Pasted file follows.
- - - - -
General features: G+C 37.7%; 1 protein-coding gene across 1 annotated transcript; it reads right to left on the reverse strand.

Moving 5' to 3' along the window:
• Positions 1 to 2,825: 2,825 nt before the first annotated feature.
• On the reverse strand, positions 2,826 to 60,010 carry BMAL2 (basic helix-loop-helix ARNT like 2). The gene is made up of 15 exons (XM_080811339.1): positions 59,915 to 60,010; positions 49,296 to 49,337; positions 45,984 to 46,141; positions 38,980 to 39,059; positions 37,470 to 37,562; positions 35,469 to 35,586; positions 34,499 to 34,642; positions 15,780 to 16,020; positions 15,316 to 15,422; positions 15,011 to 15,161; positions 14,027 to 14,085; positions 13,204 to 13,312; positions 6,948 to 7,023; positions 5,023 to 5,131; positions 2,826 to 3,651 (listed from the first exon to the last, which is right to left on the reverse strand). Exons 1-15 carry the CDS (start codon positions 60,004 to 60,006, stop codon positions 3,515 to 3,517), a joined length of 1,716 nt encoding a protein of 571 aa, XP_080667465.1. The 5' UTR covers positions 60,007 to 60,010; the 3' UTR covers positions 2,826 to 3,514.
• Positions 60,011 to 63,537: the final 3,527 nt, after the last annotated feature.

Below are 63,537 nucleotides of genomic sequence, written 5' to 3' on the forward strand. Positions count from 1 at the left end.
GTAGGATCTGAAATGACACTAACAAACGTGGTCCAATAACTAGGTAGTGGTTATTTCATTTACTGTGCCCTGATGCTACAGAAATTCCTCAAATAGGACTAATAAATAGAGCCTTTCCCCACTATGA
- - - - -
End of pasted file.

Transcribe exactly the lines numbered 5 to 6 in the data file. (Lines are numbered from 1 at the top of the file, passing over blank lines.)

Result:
• Positions 60,011 to 63,537: the final 3,527 nt, after the last annotated feature.

Below are 63,537 nucleotides of genomic sequence, written 5' to 3' on the forward strand. Positions count from 1 at the left end.